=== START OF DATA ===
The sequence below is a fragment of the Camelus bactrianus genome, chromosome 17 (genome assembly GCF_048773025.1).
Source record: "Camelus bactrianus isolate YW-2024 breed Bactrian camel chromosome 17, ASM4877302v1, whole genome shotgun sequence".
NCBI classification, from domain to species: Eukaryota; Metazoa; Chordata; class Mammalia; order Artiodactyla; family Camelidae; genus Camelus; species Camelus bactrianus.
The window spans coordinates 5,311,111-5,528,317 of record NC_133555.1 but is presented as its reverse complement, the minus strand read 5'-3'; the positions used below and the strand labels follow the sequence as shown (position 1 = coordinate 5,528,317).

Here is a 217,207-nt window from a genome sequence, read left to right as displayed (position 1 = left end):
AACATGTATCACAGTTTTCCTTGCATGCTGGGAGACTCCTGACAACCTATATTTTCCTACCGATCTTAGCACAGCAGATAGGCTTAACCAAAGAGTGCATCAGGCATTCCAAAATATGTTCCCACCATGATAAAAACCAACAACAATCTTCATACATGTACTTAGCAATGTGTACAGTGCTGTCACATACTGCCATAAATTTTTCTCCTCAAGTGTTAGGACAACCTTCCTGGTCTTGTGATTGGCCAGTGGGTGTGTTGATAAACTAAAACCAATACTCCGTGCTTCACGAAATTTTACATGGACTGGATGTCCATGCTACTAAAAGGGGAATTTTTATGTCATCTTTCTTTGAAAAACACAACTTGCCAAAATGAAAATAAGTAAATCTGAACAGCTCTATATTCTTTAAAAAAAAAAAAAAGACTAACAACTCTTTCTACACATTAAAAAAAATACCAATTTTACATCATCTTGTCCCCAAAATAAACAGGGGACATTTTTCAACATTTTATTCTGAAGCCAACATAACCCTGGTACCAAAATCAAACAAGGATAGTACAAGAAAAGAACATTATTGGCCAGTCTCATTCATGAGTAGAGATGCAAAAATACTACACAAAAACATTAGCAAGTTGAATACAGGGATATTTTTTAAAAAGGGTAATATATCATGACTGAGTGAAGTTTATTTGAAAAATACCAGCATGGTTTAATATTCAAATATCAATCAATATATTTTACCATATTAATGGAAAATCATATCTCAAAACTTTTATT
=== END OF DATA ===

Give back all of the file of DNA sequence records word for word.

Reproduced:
The sequence below is a fragment of the Camelus bactrianus genome, chromosome 17 (genome assembly GCF_048773025.1).
Source record: "Camelus bactrianus isolate YW-2024 breed Bactrian camel chromosome 17, ASM4877302v1, whole genome shotgun sequence".
NCBI classification, from domain to species: Eukaryota; Metazoa; Chordata; class Mammalia; order Artiodactyla; family Camelidae; genus Camelus; species Camelus bactrianus.
The window spans coordinates 5,311,111-5,528,317 of record NC_133555.1 but is presented as its reverse complement, the minus strand read 5'-3'; the positions used below and the strand labels follow the sequence as shown (position 1 = coordinate 5,528,317).

Here is a 217,207-nt window from a genome sequence, read left to right as displayed (position 1 = left end):
AACATGTATCACAGTTTTCCTTGCATGCTGGGAGACTCCTGACAACCTATATTTTCCTACCGATCTTAGCACAGCAGATAGGCTTAACCAAAGAGTGCATCAGGCATTCCAAAATATGTTCCCACCATGATAAAAACCAACAACAATCTTCATACATGTACTTAGCAATGTGTACAGTGCTGTCACATACTGCCATAAATTTTTCTCCTCAAGTGTTAGGACAACCTTCCTGGTCTTGTGATTGGCCAGTGGGTGTGTTGATAAACTAAAACCAATACTCCGTGCTTCACGAAATTTTACATGGACTGGATGTCCATGCTACTAAAAGGGGAATTTTTATGTCATCTTTCTTTGAAAAACACAACTTGCCAAAATGAAAATAAGTAAATCTGAACAGCTCTATATTCTTTAAAAAAAAAAAAAAGACTAACAACTCTTTCTACACATTAAAAAAAATACCAATTTTACATCATCTTGTCCCCAAAATAAACAGGGGACATTTTTCAACATTTTATTCTGAAGCCAACATAACCCTGGTACCAAAATCAAACAAGGATAGTACAAGAAAAGAACATTATTGGCCAGTCTCATTCATGAGTAGAGATGCAAAAATACTACACAAAAACATTAGCAAGTTGAATACAGGGATATTTTTTAAAAAGGGTAATATATCATGACTGAGTGAAGTTTATTTGAAAAATACCAGCATGGTTTAATATTCAAATATCAATCAATATATTTTACCATATTAATGGAAAATCATATCTCAAAACTTTTATT